Left Namur early for Cologne. Just before leaving went round the Hostel and saw Sister Cunningham, the Home Sister, who was sick in the Sick Sisters’ ward and is getting on well. There were lovely flowers all over the house. At the back of the house there are very nice grounds with a lovely chestnut tree in full blossom. We took with us a luncheon basket and left at 9.45am travelling via Huy and arriving there about 10.40am, passed through Liege about an hour later and then through Verviers, Aachen, Duren, arriving at Cologne, Army of the Rhine, at 5pm. We went straight to the Sick Sisters’ Hospital and Principal Matron’s Mess, where we had tea. Miss Reid, RRC, QAIMNS, Principal Matron, came over from her office soon after our arrival.
The Sick Sisters’ Hospital is a solid luxurious house with every possible convenience and in the best part of Cologne. The Principal Matron has her own mess here. After tea we went for a walk in the Gardens. Had a very good dinner and German maids waited on us.

Left at 10am for Headquarters where the Principal Matron has just been given an office in the DMS branch and is hoping to get two more rooms; one room has already been arranged for her clerks and another for the General Service VAD Commandant who is to be attached to her office. From there we went to the DMS office where we met Major General H. Thompson and Lt. Colonel Howell, the ADMS.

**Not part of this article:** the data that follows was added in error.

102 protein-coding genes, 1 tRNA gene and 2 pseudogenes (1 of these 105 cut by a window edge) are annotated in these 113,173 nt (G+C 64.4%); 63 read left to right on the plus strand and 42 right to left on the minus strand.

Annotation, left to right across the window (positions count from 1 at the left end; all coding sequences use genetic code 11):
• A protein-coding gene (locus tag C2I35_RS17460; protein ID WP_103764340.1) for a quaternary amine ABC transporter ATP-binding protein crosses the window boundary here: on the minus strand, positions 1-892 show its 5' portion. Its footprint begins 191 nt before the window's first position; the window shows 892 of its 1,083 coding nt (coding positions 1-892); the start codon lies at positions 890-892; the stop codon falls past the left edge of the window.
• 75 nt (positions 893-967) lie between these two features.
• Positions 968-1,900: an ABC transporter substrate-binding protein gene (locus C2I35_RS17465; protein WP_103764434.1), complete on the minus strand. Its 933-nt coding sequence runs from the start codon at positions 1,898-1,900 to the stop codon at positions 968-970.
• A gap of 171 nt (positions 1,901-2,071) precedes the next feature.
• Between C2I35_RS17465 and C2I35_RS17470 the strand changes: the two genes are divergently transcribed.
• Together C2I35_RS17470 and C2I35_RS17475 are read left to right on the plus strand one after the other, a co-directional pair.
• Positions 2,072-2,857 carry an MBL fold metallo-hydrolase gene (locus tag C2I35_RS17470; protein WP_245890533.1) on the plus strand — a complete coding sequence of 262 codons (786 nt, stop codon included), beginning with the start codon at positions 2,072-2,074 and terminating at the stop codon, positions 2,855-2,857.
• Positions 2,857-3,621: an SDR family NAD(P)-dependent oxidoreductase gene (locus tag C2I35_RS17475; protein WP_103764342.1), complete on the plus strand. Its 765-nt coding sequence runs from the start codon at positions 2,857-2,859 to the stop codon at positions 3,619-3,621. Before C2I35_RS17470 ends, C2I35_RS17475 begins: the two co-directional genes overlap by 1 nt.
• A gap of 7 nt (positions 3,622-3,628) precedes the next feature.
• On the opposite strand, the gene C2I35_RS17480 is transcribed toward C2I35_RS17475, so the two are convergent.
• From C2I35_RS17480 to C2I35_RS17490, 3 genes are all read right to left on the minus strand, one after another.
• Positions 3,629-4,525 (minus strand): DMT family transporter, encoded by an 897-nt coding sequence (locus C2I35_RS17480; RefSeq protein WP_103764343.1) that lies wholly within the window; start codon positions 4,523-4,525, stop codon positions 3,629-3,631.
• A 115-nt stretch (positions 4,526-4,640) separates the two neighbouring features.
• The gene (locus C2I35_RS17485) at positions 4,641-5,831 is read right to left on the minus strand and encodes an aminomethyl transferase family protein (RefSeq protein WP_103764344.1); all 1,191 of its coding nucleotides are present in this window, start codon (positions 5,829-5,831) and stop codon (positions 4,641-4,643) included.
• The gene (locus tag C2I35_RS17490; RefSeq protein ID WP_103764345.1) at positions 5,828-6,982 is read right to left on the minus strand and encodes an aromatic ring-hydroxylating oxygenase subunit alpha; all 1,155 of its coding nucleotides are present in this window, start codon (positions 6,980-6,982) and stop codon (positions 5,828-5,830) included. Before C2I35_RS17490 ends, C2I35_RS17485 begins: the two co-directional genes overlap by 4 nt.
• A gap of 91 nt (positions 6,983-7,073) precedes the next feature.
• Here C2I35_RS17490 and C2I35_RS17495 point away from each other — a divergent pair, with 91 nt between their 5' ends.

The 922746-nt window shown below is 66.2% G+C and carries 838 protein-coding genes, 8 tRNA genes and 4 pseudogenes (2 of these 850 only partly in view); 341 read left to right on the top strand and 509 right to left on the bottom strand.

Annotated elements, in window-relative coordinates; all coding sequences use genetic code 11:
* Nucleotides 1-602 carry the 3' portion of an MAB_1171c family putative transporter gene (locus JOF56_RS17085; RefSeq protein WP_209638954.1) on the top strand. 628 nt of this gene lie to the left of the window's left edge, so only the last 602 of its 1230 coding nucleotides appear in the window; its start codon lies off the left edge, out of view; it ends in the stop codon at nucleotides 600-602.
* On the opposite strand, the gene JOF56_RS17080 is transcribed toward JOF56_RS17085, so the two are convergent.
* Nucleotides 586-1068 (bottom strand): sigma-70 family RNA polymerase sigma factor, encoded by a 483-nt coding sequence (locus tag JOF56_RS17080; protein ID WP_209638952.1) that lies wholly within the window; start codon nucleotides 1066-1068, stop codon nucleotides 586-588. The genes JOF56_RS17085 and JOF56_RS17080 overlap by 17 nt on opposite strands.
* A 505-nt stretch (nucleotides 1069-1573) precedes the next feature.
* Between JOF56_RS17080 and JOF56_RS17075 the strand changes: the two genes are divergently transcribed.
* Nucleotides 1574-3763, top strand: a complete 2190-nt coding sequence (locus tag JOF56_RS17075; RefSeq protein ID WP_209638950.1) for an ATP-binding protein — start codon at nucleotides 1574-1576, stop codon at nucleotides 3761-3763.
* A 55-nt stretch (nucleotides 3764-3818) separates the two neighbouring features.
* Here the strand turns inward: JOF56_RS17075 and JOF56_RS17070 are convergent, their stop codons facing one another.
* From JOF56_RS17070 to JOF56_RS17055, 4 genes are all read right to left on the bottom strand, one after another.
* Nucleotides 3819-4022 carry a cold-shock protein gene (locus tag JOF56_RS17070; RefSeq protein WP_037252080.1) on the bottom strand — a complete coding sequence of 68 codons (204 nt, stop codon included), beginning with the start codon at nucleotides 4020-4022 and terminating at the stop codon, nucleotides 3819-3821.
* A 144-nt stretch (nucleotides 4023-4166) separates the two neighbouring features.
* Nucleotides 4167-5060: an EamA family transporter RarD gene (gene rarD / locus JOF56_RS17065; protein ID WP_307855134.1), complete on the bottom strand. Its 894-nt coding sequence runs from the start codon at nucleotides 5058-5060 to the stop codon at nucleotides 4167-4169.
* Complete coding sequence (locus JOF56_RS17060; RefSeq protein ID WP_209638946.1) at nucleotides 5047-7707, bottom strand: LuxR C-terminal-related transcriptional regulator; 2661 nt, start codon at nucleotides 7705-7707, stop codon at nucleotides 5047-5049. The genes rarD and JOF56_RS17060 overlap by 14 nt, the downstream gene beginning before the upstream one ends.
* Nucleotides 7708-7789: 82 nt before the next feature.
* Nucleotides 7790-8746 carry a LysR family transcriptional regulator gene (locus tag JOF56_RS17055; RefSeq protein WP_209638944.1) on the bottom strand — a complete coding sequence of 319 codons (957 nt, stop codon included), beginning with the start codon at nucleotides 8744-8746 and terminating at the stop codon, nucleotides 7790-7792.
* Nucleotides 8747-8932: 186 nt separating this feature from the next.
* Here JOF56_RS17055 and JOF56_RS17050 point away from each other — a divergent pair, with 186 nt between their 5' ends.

Later we left for Bonn, about an hour’s drive from Cologne. The Matron-in-Chief drove with the DMS in his car, and Miss Reid with me. Before leaving, the question of accommodation for General Service VADs was discussed and it was arranged that accommodation should be made at each unit – the Headquarters General Service VADs to be accommodated at the Hostel, and the Commandant there also. The question of GS VADs for Casualty Clearing Stations is to be considered, and the number required for each unit to be applied for officially. It is to be clearly understood that all GS VADs are to come directly under the control of the Matrons of the Hospitals, both on and off duty, and to conform to the same rules and regulations as the QAIMNS.

Arrived at No.47 General Hospital, Bonn, and were met by the ADMS, Colonel Dunn, and the OC, Lt. Colonel Martin, Miss Hordley RRC, Matron QAIMNS and Miss Barrett RRC, QAIMNS Retired. The DMS left after introducing us. Colonel Dunn asked about GS VADs being sent for Casualty Clearing Stations, also Lady Masseuses. This hospital has only recently opened and has expanded to 1040 beds. At present there are not many serious cases. Had an excellent lunch in the Matron’s room here. Afterwards we visited a most luxurious house taken for the GS VADs and advised the Principal Matron to put a senior sister to live there. The Matron of 47 General told us that when she arrived there she found a German woman as interpreter occupying a wing, who was very difficult to remove, and seemed anxious to arrange what should and should not be done by the Matron.